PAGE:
Saturday October 17 2020, 7:30 PM

Party Like It's 1699! - The Dance Music of 18th Century France

St. John's Anglican Church, Lunenburg
Saturday 17 October – 7:30 PM


Citadel 415

Henri Gauci
transverse flute

Lynette Wahlstrom


(1) Jacques Hotteterre (le Romain)
Prelude in D Major - from L’Art De Préluder sur la Flûte Traversière (1719)
Troisiéme Suite - from Premier Livre De Pièces Pour la Flûte Traversière (1715)

  • Allemande. La Cascade de St. Cloud
  • Sarabande. La Guimon
  • Courante. L’Indiferente
  • Rondeau. Le plaintif
  • Menuet. Le mignon
  • Gigue. L’Italienne

(2) Louis de Caix d’Hervelois
Première Suite - from Quatre Suites Pour la Flûte Traversière (1736)

  • Prélude.
  • Légèrement
  • Allemande
  • Sarabande
  • Muzette
  • La Badine
  • Minuet I & II
  • Gracieusement
  • Vivement

Musique Royale is delighted to present “Party Like It’s 1699! - The Dance Music of 18th Century France”, featuring Citadel 415 in a virtual concert at St. John’s Anglican Church in Lunenburg. Citadel 415 is a duo of Henri Gauci performing on transverse flute and Lynette Wahlstrom on harpsichord.

When people think of baroque dance they often envision complex choreography, graceful motions, frilly dresses and enormous wigs. This of course is true to a certain extent, but “La Belle Dance” as it was called in 18th century France developed into an art form that guided much of the social and political life of Europe. Dance was not considered solely a source of entertainment or a simple pastime but an integral part of social standing as men of nobility were expected to master not only the skills of reading, writing and handling weapons but also the ability to dance. In the halls of Versailles men and women of high standing would gather regularly at organized social balls to dance allemandes, sarabands, gigues and minuets at events that not only established themselves as a highlight of social life but also developed into displays of opulence, social standing and influence to become instruments of significant political impact.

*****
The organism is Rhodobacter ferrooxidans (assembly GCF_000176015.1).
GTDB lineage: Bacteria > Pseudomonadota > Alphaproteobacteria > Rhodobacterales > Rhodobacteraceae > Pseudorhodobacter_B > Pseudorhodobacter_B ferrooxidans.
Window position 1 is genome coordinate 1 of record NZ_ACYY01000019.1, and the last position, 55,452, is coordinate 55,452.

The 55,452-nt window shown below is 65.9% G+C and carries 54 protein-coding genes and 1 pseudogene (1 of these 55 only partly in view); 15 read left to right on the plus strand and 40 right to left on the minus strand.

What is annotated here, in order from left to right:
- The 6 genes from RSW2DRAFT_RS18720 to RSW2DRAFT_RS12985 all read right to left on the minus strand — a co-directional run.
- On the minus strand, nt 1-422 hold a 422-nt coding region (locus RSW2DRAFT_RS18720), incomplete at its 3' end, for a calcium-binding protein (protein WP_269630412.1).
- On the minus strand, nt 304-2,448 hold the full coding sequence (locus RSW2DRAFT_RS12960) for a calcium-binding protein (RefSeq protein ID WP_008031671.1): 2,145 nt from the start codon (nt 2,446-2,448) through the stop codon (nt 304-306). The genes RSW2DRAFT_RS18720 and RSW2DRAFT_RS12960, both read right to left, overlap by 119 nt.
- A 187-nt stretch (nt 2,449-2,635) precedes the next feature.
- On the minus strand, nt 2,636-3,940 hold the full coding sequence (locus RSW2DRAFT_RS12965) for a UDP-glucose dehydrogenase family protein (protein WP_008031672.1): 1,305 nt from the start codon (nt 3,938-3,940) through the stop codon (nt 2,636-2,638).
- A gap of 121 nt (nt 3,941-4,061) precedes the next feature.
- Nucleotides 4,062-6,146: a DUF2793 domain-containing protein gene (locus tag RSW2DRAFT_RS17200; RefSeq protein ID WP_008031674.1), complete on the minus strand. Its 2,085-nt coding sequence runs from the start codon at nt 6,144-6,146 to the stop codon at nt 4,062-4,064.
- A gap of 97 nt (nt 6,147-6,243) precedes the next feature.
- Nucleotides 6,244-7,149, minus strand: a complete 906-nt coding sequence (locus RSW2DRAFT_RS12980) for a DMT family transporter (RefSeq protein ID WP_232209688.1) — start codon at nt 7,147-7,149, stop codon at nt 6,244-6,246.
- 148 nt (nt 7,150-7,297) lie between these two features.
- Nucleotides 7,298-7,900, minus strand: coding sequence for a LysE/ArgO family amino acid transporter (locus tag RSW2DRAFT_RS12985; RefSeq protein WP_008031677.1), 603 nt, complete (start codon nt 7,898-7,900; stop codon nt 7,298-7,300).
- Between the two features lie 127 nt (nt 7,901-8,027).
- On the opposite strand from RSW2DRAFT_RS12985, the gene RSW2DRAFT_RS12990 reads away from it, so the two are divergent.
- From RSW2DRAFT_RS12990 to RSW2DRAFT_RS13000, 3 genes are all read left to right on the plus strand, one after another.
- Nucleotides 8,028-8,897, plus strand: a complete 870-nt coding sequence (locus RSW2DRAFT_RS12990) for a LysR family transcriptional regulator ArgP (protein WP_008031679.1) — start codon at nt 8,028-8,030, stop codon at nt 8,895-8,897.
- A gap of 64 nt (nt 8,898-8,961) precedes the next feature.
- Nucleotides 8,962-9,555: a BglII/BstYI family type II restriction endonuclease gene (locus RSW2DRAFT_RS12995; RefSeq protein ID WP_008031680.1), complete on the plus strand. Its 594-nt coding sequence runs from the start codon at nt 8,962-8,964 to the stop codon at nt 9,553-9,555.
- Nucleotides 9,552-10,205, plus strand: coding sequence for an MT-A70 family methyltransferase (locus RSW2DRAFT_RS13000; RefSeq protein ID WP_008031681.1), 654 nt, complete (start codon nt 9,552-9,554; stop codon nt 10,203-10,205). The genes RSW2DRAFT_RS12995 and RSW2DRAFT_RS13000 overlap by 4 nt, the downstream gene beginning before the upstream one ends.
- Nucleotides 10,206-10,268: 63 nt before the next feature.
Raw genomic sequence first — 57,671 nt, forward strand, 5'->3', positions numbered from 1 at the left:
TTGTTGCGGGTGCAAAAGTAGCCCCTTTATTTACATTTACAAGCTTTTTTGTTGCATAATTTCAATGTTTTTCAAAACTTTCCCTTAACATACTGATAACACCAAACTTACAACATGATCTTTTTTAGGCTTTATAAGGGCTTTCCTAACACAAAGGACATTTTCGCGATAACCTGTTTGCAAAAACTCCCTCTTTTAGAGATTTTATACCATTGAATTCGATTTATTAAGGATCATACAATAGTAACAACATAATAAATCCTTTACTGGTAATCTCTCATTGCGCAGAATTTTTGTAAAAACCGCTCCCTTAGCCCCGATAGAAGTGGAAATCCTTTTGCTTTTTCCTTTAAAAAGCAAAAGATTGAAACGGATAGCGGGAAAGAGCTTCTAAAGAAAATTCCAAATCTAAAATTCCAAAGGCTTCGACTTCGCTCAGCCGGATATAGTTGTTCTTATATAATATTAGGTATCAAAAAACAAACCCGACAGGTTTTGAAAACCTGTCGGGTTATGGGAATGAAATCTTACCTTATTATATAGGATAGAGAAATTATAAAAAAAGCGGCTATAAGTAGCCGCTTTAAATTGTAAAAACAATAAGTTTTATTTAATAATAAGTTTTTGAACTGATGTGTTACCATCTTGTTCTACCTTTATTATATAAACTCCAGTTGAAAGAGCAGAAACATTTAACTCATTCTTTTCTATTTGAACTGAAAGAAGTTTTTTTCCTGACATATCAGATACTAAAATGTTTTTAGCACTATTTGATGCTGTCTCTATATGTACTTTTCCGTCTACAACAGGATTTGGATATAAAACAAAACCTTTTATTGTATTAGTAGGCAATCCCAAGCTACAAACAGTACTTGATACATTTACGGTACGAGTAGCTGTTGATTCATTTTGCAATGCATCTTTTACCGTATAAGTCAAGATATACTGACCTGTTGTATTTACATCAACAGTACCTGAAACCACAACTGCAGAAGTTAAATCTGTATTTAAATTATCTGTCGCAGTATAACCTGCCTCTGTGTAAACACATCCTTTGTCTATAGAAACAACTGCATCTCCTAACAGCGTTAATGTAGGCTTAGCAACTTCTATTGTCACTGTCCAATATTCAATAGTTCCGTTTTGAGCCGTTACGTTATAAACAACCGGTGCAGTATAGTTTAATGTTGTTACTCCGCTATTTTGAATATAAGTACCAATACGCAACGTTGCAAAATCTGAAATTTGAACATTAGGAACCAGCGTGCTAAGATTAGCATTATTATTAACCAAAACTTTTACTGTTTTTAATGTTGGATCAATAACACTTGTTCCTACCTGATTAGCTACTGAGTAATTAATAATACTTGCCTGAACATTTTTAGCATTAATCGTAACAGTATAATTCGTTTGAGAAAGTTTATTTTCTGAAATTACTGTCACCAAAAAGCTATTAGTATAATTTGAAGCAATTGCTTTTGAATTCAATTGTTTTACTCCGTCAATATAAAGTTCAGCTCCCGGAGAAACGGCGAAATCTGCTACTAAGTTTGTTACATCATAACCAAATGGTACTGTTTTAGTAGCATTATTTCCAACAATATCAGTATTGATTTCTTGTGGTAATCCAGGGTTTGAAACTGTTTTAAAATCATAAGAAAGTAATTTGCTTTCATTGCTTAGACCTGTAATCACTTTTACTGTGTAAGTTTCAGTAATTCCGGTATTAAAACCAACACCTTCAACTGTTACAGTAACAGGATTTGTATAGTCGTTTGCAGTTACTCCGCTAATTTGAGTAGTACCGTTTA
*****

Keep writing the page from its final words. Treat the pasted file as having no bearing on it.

Throughout human history dances may have differed from tribe to tribe, era to era or nation to nation, but the phenomenon of movement to music is as intuitive and universal to human beings as is our use of language. Researchers have discovered music stimulates pleasure and reward centres of the brain in addition to activating the cerebellum, an area involved in the coordination and timing of movement. Those of us who have ever felt the urge to air-conduct along to a recording or have found ourselves tapping our toe to a snappy tune have experienced the instinctive phenomenon of synchronizing music and movement. Although possible parallels between the elements of baroque and contemporary dance may or may not exist, there is little doubt the desire to “bust a move” upon hearing the latest dance music applied equally to the aristocrats of the 18th century as it does to party goers today.

Henri Gauci’s transverse flute was built by Alain Weemaels in 2010, modeled after Hotteterre, Paris ca. 1700. The harpsichord Lynette Wahlstrom performs on was built by Henri Gauci in 2010, modeled in the Franco-Flemish single after Ruckers with 18th Century French ravalement. For the program on October 17th, the duo will perform at Pitch A=392 hz - Temperament Rameau.